Unsurprisingly, then, it’s a part of the world where the braai feels quite at home, and while they do curse that most noble of culinary arts with the heretical term ‘barbecue’ (verbal kryptonite to Jan Braai), they are a handy lot around the fire. The man in the picture in particular.
He’s not from Argentina, however; instead, Felipe Ignacio Fernandez Gonzalez resides in Santiago, the sprawling capital of Chile that lies beneath the Andes. But the Chileans are just as proud of their meat as their Argentinean neighbours, and like South Africans, they take cooking it extremely seriously. Translation: they make an awful lot of food.
I had a braai with Felipe and his South African wife Liz (whose influence I’d like to think has made Felipe a more competent man around the fire), and it appeared to be a simple affair: several bottles of Chile’s celebrated merlot, and the local answer to boerewors rolls. Chorizo are thick, juicy sausages served on lightly toasted rolls with a hint of local salsa, a spicy concoction that finishes off a meal perfectly. Except that Felipe’s braai was only getting started.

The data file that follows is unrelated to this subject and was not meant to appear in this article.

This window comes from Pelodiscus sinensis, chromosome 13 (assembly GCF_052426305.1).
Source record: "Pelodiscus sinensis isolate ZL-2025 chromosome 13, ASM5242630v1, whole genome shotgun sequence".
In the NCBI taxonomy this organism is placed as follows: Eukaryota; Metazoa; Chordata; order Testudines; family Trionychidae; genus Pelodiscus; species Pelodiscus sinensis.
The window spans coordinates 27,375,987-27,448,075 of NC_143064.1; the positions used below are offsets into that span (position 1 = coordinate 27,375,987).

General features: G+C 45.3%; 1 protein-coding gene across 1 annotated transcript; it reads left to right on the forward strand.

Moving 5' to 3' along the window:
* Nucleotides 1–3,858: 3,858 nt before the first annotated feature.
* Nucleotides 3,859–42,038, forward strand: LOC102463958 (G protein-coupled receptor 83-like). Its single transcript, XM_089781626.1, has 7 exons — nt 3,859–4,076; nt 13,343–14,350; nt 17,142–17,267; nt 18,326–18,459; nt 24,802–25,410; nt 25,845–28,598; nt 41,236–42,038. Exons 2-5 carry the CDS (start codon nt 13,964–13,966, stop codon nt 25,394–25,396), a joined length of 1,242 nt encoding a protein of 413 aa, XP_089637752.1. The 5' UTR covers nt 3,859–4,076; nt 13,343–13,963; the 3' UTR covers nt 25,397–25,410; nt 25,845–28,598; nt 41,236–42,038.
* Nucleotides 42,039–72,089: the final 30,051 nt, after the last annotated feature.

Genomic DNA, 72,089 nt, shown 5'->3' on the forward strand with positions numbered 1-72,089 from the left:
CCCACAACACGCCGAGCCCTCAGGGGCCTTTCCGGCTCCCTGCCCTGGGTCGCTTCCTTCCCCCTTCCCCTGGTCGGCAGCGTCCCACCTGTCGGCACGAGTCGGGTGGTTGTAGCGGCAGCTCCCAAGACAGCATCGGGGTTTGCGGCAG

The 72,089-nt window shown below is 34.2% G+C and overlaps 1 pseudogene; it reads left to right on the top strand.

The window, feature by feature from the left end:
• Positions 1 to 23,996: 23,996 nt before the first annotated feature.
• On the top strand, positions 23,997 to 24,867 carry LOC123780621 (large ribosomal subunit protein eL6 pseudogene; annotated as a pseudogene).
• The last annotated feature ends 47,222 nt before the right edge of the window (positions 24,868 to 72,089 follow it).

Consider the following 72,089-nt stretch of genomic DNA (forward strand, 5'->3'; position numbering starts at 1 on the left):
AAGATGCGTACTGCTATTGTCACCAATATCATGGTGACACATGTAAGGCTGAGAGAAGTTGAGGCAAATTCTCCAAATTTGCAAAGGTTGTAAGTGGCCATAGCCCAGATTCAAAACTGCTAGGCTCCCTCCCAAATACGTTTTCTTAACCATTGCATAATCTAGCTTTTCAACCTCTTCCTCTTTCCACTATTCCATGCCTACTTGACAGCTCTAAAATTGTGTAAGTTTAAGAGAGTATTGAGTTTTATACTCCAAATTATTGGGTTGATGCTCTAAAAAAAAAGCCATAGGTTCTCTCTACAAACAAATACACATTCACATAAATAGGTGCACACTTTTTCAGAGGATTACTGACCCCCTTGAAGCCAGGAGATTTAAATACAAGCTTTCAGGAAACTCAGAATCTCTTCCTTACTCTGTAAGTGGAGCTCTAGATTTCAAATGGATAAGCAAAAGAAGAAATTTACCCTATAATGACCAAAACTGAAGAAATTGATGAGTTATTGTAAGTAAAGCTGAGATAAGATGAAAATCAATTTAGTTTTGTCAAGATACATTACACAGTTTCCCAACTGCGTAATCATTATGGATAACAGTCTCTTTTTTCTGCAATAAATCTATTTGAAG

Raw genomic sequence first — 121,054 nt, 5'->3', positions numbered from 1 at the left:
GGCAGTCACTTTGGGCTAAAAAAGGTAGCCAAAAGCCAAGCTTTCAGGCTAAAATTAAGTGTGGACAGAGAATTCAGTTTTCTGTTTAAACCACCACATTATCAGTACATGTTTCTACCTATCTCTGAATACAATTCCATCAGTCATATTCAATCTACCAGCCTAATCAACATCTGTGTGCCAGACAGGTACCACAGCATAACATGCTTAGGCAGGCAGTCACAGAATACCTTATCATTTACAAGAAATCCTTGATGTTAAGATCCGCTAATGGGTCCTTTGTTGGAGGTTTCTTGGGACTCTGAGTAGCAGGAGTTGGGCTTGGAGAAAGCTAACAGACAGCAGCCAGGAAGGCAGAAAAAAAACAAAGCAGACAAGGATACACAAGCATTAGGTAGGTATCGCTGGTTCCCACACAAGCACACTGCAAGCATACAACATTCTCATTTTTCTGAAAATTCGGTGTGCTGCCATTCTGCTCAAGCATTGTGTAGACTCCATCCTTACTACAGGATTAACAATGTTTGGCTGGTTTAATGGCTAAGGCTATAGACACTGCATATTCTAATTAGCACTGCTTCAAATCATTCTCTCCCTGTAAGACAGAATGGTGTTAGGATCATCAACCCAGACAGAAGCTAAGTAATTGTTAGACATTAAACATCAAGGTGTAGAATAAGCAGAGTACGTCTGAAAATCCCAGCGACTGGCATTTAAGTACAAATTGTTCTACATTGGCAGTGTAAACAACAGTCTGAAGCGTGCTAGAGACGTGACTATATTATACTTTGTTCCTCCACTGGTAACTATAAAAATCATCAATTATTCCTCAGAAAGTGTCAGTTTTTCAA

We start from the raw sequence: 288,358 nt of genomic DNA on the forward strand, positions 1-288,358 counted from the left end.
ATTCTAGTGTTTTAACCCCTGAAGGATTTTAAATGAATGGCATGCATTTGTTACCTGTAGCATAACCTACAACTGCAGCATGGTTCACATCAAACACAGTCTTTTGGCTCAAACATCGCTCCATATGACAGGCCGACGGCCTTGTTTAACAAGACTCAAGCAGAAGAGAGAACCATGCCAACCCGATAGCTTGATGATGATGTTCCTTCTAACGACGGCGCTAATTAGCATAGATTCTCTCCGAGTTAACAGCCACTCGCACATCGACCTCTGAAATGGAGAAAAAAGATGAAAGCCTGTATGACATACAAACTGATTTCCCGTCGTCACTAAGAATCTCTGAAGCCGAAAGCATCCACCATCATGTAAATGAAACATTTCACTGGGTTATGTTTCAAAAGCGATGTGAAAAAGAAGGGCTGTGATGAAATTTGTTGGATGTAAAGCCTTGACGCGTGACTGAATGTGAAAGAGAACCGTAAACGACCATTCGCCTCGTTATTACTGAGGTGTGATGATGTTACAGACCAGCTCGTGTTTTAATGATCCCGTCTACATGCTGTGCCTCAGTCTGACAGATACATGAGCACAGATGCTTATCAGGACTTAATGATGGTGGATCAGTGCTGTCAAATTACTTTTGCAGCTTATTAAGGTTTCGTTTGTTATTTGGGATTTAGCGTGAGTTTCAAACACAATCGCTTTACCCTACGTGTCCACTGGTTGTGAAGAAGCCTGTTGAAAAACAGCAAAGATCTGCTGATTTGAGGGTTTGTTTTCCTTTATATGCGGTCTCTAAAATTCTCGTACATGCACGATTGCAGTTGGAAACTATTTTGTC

For once the chorizo rolls were done, Felipe casually tossed several chickens onto the fire, before producing his piece de resistance: eight massive slabs of steak, each well over a kilogram, and glistening with streaks of marbled fat and deep red allure. Tossed expertly on a grill that was raised and lowered by Felipe to monitor heat, they were then sliced up into more manageable pieces, to present as good an advert for South American cooking as you’ll get.
Robust flavour, soft texture, and the perfect hint of smoke – South Africa might be the spiritual home of the braai, but Santiago is an enthusiastic home to art, with Felipe Gonzalez a master exponent.